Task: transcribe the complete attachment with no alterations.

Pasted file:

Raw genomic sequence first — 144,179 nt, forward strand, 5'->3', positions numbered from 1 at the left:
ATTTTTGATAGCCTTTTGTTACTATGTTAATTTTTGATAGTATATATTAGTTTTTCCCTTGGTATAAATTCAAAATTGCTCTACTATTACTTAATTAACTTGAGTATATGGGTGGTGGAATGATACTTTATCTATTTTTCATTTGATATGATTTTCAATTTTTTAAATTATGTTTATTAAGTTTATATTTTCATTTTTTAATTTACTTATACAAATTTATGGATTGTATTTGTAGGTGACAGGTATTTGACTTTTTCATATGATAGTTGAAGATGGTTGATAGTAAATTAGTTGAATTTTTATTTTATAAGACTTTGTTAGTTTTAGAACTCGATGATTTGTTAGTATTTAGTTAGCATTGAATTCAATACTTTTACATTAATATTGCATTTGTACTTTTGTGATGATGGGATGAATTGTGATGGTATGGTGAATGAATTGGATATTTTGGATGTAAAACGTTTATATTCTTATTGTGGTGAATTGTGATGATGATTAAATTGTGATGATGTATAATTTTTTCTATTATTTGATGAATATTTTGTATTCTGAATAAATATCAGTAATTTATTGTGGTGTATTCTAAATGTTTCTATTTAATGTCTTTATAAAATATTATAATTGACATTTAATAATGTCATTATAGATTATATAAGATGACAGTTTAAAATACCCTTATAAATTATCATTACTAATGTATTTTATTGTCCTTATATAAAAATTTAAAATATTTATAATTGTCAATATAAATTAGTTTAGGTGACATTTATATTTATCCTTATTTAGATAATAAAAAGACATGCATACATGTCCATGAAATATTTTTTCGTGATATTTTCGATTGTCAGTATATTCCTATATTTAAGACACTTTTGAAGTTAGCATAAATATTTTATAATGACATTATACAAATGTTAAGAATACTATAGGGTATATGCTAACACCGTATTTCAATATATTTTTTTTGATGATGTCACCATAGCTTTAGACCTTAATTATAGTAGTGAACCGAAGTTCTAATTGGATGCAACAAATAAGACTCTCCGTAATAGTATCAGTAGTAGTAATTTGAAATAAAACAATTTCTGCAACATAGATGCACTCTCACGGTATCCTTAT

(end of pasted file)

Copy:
Raw genomic sequence first — 144,179 nt, forward strand, 5'->3', positions numbered from 1 at the left:
ATTTTTGATAGCCTTTTGTTACTATGTTAATTTTTGATAGTATATATTAGTTTTTCCCTTGGTATAAATTCAAAATTGCTCTACTATTACTTAATTAACTTGAGTATATGGGTGGTGGAATGATACTTTATCTATTTTTCATTTGATATGATTTTCAATTTTTTAAATTATGTTTATTAAGTTTATATTTTCATTTTTTAATTTACTTATACAAATTTATGGATTGTATTTGTAGGTGACAGGTATTTGACTTTTTCATATGATAGTTGAAGATGGTTGATAGTAAATTAGTTGAATTTTTATTTTATAAGACTTTGTTAGTTTTAGAACTCGATGATTTGTTAGTATTTAGTTAGCATTGAATTCAATACTTTTACATTAATATTGCATTTGTACTTTTGTGATGATGGGATGAATTGTGATGGTATGGTGAATGAATTGGATATTTTGGATGTAAAACGTTTATATTCTTATTGTGGTGAATTGTGATGATGATTAAATTGTGATGATGTATAATTTTTTCTATTATTTGATGAATATTTTGTATTCTGAATAAATATCAGTAATTTATTGTGGTGTATTCTAAATGTTTCTATTTAATGTCTTTATAAAATATTATAATTGACATTTAATAATGTCATTATAGATTATATAAGATGACAGTTTAAAATACCCTTATAAATTATCATTACTAATGTATTTTATTGTCCTTATATAAAAATTTAAAATATTTATAATTGTCAATATAAATTAGTTTAGGTGACATTTATATTTATCCTTATTTAGATAATAAAAAGACATGCATACATGTCCATGAAATATTTTTTCGTGATATTTTCGATTGTCAGTATATTCCTATATTTAAGACACTTTTGAAGTTAGCATAAATATTTTATAATGACATTATACAAATGTTAAGAATACTATAGGGTATATGCTAACACCGTATTTCAATATATTTTTTTTGATGATGTCACCATAGCTTTAGACCTTAATTATAGTAGTGAACCGAAGTTCTAATTGGATGCAACAAATAAGACTCTCCGTAATAGTATCAGTAGTAGTAATTTGAAATAAAACAATTTCTGCAACATAGATGCACTCTCACGGTATCCTTAT